/ 11 May 2004

Slush fund: BAE chief implicated

Sir Dick Evans, the retiring chairperson of British Aerospace (BAE) who faced his final shareholders’ meeting on Wednesday, has been named in allegations concerning the arms firm’s £60-million ”slush fund”, according to documents seen by The Guardian.

His name is referred to in a number of alleged phone calls, e-mails and meetings. The slush fund allegations are under investigation by the United Kingdom’s Ministry of Defence police.

Evans, who also faced questioning on arms procurement by MPs on the House of Commons defence committee on Wednesday, remained silent in the face of the allegations about him.

Documents previously seized by ministry police detail £17-million of alleged payments to Prince Turki bin Nasser, a Saudi responsible for arms purchases from Britain.

The new documents refer to events early in 2002, when BAE faced a crisis over United States and British pressure to curb corruption in foreign contracts. Those involved say BAE sought to restrict future payments, following a deal with the US contractor Lockheed, and the passage of new British legislation.

In the documents The Guardian has seen, a memo dated March 13 2002 refers to a phone call from the slush fund’s alleged controller, Tony Winship, to Stuart Fordyce, the finance director of a front company, Travellers’ World, which was handling the payments for the benefit of prominent Saudis.

Fordyce says: ”Tony phoned me … said he had just had a meeting with SDE. [Evans] His meeting was very positive … SDE was very supportive and reinforced the message already given you by TBN [Bin Nasser] … SDE personally dropped Tony off at the Carlton Tower after the meeting.”

A second note in the Travellers’ World files is dated February 11 2002. It refers to a meeting at the Carlton Tower hotel (in London) between Evans and Bin Nasser himself.

A third memo, dated March 4 2002, allegedly refers to a phone call from Winship. It says: ”Tony said he had two conversations with the top man in Preston” — that is, BAE headquarters.

A fourth note is a copy of a letter to the firm’s solicitors, Blake-Turner, dated April 9 2002. It refers to ”the meeting between TBN and Dick Evans on 8 April” and says: ”I am advised BAE intends to continue paying for the TBN programme.”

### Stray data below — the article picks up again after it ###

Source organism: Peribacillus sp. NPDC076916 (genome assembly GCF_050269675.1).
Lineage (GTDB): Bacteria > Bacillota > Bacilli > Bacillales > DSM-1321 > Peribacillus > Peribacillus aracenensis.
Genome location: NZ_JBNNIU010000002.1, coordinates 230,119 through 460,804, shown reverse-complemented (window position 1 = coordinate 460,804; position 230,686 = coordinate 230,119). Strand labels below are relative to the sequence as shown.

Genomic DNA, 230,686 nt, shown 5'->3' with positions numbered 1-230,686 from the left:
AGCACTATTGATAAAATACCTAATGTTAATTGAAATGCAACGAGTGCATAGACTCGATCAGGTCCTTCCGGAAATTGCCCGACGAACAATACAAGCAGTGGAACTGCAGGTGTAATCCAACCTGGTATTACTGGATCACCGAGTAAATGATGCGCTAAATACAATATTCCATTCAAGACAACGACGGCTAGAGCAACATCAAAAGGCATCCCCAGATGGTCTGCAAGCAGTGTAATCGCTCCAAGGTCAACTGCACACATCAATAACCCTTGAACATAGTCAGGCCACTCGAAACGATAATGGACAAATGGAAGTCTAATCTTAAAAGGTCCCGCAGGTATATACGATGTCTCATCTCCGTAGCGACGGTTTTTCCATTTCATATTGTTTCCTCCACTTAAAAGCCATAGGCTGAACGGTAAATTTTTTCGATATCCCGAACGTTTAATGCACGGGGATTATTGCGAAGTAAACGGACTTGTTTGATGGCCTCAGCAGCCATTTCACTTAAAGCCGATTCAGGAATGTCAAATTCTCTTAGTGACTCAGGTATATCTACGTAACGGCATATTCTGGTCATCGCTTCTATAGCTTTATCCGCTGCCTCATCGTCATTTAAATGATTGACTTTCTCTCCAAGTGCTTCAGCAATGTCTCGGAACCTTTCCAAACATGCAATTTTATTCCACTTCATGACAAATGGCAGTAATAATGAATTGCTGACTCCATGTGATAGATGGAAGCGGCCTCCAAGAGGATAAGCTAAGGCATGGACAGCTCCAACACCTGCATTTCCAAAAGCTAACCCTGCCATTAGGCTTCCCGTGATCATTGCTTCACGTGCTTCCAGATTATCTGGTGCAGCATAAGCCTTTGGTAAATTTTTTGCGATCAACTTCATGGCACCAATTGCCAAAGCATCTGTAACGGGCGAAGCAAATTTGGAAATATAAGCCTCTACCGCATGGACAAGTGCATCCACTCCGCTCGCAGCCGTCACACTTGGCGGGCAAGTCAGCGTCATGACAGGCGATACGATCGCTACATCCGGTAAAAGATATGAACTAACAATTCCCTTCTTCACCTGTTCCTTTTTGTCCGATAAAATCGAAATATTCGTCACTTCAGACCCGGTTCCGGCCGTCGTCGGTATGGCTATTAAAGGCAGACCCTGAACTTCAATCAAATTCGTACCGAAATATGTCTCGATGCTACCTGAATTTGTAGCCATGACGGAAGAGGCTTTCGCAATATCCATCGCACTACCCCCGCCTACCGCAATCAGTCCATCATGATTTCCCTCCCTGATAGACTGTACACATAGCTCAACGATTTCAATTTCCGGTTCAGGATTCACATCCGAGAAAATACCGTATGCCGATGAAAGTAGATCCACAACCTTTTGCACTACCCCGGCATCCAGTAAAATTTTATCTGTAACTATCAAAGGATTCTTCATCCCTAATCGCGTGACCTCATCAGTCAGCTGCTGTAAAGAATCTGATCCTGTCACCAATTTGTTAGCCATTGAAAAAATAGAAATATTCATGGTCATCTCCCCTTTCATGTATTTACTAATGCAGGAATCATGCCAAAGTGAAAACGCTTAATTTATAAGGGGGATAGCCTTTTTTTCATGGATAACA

On May 28, according to the files, a meeting took place involving Damien Turner, a BAE executive. He is recorded saying that Peter Wilson, the senior executive in charge of the Saudi programme, was unwilling to process any more payments to Saudis, largely because of the Lockheed deal. ”Damien said 30% of BAE sales were now into the US market. It was a ‘very sensitive issue’.

”Damien added that BAE had long-term interests in Saudi … but they might not be happening for one to two years.”

BAE refused to comment on the documents, other than to repeat: ”As we have said on several previous occasions, BAE Systems rigorously complies with the laws of the UK and the laws of the countries in which it operates. BAE Systems denies any allegations of wrongdoing.”

The Defence Ministry confirmed that the UK Defence Secretary, Geoff Hoon, had been completely unaware of the alleged financial links between BAE and Bin Nasser when he met Bin Nasser at his London office in October 2000 to discuss arms deals with Britain.

In response to The Guardian’s detailed disclosures of the slush fund allegations on Tuesday, and subsequent calls for action by MPs, the ministry said: ”Any evidence of wrongdoing or improper behaviour should be passed to the ministry police or the Serious Fraud Office so that they can investigate. The ministry would of course cooperate with any investigation if required.”

The ministry’s police fraud squad began investigating after allegations that BAE’s slush fund had been used to provide a ministry civil servant, John Porter, with free holidays.

Liberal Democrat MP Norman Lamb this week wrote to Hoon demanding an inquiry.

Lamb said: ”The extent of the details in the allegations is extraordinary. It simply cannot go untouched and has to be thoroughly pursued.”

He is to table parliamentary questions asking about the meetings between Bin Nasser and Hoon and a member of the UK royal family, the Duke of Kent, in 2000.

Calling for prosecutions, Susan Hawley of the anti-corruption campaigners Cornerhouse said: ”It would be a travesty if the only response to these allegations is to prosecute some lowly official in the [Ministry of Defence, while letting the big fish — BAE — off the hook. It is a clear test of the government’s commitment to tackling corporate corruption.” — Â